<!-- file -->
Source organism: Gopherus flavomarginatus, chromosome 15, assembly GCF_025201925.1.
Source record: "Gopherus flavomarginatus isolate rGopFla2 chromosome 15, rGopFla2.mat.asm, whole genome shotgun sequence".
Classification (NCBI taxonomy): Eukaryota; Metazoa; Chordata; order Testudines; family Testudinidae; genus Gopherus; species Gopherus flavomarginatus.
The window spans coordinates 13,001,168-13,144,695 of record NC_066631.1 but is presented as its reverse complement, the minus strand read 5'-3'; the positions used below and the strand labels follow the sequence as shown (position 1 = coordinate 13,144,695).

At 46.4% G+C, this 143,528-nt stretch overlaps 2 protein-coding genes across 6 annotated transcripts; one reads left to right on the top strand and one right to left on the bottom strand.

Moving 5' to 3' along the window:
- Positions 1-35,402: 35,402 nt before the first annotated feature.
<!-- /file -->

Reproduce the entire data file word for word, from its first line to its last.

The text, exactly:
Source organism: Gopherus flavomarginatus, chromosome 15, assembly GCF_025201925.1.
Source record: "Gopherus flavomarginatus isolate rGopFla2 chromosome 15, rGopFla2.mat.asm, whole genome shotgun sequence".
Classification (NCBI taxonomy): Eukaryota; Metazoa; Chordata; order Testudines; family Testudinidae; genus Gopherus; species Gopherus flavomarginatus.
The window spans coordinates 13,001,168-13,144,695 of record NC_066631.1 but is presented as its reverse complement, the minus strand read 5'-3'; the positions used below and the strand labels follow the sequence as shown (position 1 = coordinate 13,144,695).

At 46.4% G+C, this 143,528-nt stretch overlaps 2 protein-coding genes across 6 annotated transcripts; one reads left to right on the top strand and one right to left on the bottom strand.

Moving 5' to 3' along the window:
- Positions 1-35,402: 35,402 nt before the first annotated feature.